21. quill says

    It is theoretically true that DACA encourages illegal immigration by parents looking to achieve better lives for their children. And, it is certainly reasonable that America gets to determine who lives in America. And, it is also true, that the Dreamers are unequivocally, illegal immigrants.

    But it is also true that the Dreamers bear no moral culpability for their technical violation of immigration law. They didn’t choose to come to America. (What exactly is an eight year old supposed to do other than follow their parents?) For all practical purposes they are American. And, the simple reality is that we are not about to deport 11 million illegal immigrants, which means that some illegal immigrants will not be deported. Who better to prioritize to keep in the United States than those who didn’t violate the law by coming here? And, if we are going to permit the Dreamers to remain (which, DACA or no DACA, we overwhelmingly are) it is unequivocally in the interest of America to allow them to obtain educations, hold jobs and contribute to our society.

    While I understand the desire to limit executive power to enforcing the law and Congress to making it, the question here is not whether everyone who can be will be deported but whether this decision is made publicly and consistently by the President or quasi-individually by mid level officials at ICE. There is no usurpation of legislative authority in prioritizing who to deport nor permitting the Dreamers to work (which appears to be specifically permitted by statute).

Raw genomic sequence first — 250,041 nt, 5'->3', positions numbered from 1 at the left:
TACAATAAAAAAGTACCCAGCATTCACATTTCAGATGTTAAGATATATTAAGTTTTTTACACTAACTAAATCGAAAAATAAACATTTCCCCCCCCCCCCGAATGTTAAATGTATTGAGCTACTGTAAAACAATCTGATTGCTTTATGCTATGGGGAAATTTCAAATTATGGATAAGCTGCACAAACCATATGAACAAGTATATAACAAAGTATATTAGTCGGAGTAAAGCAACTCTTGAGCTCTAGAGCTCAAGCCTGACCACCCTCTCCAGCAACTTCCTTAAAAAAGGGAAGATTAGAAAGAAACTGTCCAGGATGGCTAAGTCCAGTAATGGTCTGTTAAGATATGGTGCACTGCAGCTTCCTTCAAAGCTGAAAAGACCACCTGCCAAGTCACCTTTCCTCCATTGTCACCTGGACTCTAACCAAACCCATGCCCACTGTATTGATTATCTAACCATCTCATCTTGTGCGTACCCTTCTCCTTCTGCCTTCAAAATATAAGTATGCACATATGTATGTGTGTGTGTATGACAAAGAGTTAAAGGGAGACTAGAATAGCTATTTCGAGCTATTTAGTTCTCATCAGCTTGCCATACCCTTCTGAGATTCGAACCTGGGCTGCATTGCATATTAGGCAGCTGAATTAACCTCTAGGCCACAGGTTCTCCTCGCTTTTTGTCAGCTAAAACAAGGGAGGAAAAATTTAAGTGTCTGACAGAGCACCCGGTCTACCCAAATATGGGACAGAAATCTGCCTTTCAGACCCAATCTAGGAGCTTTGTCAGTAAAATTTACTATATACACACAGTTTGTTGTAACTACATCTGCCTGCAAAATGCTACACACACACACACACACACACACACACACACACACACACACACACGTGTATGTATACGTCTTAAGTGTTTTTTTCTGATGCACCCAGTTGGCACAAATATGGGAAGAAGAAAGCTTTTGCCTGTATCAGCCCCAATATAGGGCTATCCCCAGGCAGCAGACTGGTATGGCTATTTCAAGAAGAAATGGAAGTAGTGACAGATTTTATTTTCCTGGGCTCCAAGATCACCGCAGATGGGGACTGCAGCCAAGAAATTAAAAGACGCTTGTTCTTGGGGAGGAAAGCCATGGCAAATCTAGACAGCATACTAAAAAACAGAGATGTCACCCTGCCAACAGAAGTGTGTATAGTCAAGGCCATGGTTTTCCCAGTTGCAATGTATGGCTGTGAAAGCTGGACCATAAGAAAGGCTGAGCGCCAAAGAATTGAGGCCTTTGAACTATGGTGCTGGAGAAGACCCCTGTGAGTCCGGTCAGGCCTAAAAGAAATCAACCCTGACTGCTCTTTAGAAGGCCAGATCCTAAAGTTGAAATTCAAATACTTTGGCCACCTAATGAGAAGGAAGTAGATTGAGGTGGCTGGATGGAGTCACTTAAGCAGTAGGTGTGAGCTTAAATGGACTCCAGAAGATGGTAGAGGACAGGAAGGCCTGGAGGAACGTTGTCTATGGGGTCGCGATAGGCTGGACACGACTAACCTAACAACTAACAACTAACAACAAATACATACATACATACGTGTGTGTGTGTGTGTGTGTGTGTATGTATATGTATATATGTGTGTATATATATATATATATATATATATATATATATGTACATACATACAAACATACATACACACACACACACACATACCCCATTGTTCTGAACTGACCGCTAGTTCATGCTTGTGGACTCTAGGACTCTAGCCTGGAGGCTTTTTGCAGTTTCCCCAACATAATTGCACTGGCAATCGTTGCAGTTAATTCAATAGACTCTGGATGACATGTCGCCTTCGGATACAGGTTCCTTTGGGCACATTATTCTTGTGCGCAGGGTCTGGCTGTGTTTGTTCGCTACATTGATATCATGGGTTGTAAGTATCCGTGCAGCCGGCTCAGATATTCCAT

Bluntly, this is stupid and cruel.

  22. Zeppelin says

    “It is un-American to base people’s role in life on their ancestry”

    Ewww, national chauvinism.

    Even if this was true (which it isn’t of course, basing people’s role in life on their ancestry is in fact foundational to American society), so what? Plenty of thoroughly “un-American” things are good, and plenty of extremely “American” things are awful. This is no different from praising an act of kindness as “very Christian”.

  23. Danny Husar says

    >Besides, you still seem to want to treat people deciding to move to the US as the sole cause of this issue rather than looking at the circumstances that lead people to feel this action is necessary.

    Most reasonable people won’t subscribe to the view that America is the reason for everything that’s wrong about the world.

    >If you are an undocumented (“illegal” if you insist – whatever) alien here in the US, if you have been here for 7 years or more without felonious criminal activity, and if you can show that you have been gainfully employed for a total of 60 months, you get a green card. You also get an extra 5% income tax to deal with the processing for the next 7 years while you progress on your way to citizenship.

    So to be clear, that applies to every visitor coming to America? All you need to do is find a way to get inside American borders and you get an automatic work permit and a path to citizenship (or are we assuming that they will work illegally and evade the law for 7 years?). And there’s no cap on this number? So if 10, 20, or 100 million people show up, that’s the number of new citizens you’re admitting? That’s definitely an open-borders policy. Libertarians would love it.

  24. archangelospumoni says

    Because . . . Christians! Just look at the R roster and see how many “good” Christians there are.

  25. jrkrideau says

    @ 17 chigau
    Most of the 7.5 billion people on this planet do not want to live in the USA.

    And who do you think is going to believe a line like that? Why, even I will be applying for a green card as soon as the Leafs win the Cup.

  26. specialffrog says